Conclusion: We have identified a locus on chromosome 8p which predisposes to hyperplastic polyps and colorectal cancer in a large family from the West of Ireland. This is the first time such an association has been identified and may be useful in screening families at risk of colorectal neoplasia.
A DEDICATED SERVICE FOR THE MANAGEMENT OF IMPROVES ADHERENCE WITH MOLECULAR TESTING FOR LYNCH SYNDROME
UEGW Amsterdam 2012
Leon Sergot, Sophie Stevens Poster, Fiona Turkes, Jason Smith, Kevin J. Monahan
The Family History of Bowel Cancer Clinic, West Middlesex University Hospital, London, United Kingdom
Lynch Syndrome (LS) is responsible for 2-3% of colorectal cancer (CRC) which equates to ~1000 cases of CRC in the United Kingdom annually. Previous studies have demonstrated that in current practise less than 10% of these cases are identified as LS due to lack of appropriate testing. The international Bethesda guidelines were devised in 2002 to help identify such cases for tumour testing for the molecular features of LS, such as immunohistochemistry (IHC) for MLH1, MSH2, MSH6 and PMS2 expression, or DNA microsatellite instability analysis (MSI). These criteria include all individuals diagnosed
AIMS & METHODS:
We identified all new cases of CRC over 1 year before and after the establishment of a dedicated ‘Family History of Bowel Cancer Service’ in our hospital in March 2011. Adherence to the Bethesda guidelines was determined by examination of medical records and UK National Bowel Cancer Audit Programme (NBOCAP) data. Pathology reports were studied in patients aged 50-59 years at diagnosis for features consistent with MSI-type histology.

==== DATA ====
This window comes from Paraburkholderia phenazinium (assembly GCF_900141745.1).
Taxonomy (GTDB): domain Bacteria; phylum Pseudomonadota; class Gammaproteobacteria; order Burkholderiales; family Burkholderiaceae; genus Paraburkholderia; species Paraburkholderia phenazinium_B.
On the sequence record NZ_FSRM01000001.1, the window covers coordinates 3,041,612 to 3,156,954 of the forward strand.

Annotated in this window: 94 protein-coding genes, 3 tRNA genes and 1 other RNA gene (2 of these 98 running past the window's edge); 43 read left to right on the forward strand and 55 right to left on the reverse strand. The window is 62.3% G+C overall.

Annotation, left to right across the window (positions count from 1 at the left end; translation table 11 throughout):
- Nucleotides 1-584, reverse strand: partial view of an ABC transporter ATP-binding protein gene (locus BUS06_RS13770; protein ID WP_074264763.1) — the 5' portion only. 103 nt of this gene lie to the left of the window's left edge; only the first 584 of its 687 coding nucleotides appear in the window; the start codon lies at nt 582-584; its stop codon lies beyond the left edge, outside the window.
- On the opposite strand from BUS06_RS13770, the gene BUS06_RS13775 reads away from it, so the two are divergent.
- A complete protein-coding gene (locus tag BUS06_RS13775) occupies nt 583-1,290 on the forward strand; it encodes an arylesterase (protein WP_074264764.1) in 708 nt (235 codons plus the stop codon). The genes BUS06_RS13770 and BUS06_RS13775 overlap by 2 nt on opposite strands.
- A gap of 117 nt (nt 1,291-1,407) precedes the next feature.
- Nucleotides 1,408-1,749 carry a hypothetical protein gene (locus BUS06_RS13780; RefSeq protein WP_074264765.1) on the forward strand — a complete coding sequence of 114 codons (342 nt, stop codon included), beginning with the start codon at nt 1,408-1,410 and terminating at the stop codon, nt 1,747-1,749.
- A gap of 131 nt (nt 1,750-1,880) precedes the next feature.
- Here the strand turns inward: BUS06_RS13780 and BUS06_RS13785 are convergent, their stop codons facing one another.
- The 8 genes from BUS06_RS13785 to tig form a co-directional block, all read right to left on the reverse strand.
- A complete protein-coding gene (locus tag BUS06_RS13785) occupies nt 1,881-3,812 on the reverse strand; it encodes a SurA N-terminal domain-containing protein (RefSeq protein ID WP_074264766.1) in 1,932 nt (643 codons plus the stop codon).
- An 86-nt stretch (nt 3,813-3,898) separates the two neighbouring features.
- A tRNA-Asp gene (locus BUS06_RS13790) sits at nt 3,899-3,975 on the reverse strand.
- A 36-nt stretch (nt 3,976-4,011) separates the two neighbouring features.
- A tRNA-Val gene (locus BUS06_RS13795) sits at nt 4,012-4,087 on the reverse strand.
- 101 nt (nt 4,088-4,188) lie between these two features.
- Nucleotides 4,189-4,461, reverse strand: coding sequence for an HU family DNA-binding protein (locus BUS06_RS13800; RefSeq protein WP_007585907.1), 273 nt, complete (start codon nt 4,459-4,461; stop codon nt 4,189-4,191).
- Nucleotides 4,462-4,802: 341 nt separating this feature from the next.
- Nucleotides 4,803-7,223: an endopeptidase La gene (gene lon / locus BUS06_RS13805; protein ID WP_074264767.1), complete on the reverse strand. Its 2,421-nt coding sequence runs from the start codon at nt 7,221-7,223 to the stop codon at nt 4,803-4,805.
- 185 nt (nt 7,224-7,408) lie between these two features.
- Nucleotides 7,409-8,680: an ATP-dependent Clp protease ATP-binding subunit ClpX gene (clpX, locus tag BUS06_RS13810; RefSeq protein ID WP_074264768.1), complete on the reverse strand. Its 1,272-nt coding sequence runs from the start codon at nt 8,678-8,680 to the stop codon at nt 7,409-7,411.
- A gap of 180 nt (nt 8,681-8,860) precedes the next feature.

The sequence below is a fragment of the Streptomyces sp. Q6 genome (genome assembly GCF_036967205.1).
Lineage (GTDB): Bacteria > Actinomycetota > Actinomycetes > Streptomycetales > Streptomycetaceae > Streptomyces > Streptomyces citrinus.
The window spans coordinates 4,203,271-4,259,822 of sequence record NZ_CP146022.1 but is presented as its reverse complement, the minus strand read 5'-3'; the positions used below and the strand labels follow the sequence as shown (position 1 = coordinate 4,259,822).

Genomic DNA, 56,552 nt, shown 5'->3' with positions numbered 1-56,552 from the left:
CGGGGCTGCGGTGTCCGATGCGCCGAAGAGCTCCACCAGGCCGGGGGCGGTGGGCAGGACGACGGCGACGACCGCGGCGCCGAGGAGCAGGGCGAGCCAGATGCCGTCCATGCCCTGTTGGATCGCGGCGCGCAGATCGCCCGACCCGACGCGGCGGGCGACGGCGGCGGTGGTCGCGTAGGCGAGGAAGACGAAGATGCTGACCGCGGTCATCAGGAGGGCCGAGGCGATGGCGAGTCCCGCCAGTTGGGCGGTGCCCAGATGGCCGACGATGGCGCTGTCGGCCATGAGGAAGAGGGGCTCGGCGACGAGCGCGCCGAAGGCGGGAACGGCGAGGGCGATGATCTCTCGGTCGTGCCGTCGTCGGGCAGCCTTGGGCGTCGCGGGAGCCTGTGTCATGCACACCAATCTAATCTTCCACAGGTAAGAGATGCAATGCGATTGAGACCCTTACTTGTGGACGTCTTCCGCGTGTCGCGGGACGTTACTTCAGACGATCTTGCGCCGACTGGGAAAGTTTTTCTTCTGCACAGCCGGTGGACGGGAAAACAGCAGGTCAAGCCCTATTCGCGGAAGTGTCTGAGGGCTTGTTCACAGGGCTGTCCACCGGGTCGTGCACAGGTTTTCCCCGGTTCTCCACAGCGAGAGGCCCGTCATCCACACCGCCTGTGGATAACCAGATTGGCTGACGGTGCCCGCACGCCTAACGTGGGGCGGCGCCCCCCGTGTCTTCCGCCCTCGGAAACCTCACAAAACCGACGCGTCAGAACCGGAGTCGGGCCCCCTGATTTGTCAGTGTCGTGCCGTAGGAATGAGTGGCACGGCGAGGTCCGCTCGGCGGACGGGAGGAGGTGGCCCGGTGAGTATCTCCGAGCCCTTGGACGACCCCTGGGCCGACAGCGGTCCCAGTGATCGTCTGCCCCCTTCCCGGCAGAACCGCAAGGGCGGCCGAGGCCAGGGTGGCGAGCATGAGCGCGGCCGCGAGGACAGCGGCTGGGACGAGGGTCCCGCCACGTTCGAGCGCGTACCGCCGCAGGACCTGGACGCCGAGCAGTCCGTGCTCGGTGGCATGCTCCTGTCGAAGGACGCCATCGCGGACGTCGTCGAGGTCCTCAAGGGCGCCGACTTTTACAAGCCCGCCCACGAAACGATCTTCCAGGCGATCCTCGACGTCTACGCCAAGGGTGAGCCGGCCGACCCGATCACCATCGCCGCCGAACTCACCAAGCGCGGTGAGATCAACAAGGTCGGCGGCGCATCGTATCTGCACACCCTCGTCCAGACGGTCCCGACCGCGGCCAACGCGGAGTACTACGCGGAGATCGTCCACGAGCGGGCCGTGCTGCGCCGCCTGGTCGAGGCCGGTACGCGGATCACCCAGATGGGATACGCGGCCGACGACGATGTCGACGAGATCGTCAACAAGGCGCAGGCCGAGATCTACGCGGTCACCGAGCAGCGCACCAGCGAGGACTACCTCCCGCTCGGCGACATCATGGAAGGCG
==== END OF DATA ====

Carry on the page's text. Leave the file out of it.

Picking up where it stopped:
In total, 198 cases of CRC were discussed at the CRC multidisciplinary meeting over a 2 year period. 12 individuals were diagnosed under the age of 50 years (~6%) consistent with Office of National Statistics (ONS) data. 31 patients were diagnosed between 50-59 years, of which 4 patients had MSI-type histology. A further 25 patients had a significant family history of CRC or a LS-related cancer diagnosed under 50 years. Therefore in total 41 patients fulfilled Bethesda criteria (20.7%). Between March 2010-March 2011 there were 18 such cases with only 1 patient’s tumour tested for the molecular features of LS (5.6%) compared to 19/23 cases tested in the subsequent year (82.6%), p value = 9.7e-7 (Chi=23.9956). Six out of 20 (30%) cases tested demonstrated these molecular features with MSI and abnormal IHC, and are undergoing germline genetic testing.
The establishment of a dedicated family history of bowel cancer service resulted in a significant improvement in testing individuals diagnosed with CRC with a possible diagnosis of LS. We recommend that this service be applied to identify such families throughout the United Kingdom to improve clinical pathways for these patients.
via Abstract View.
Giant Inflatable Bowel at West Middlesex University Hospital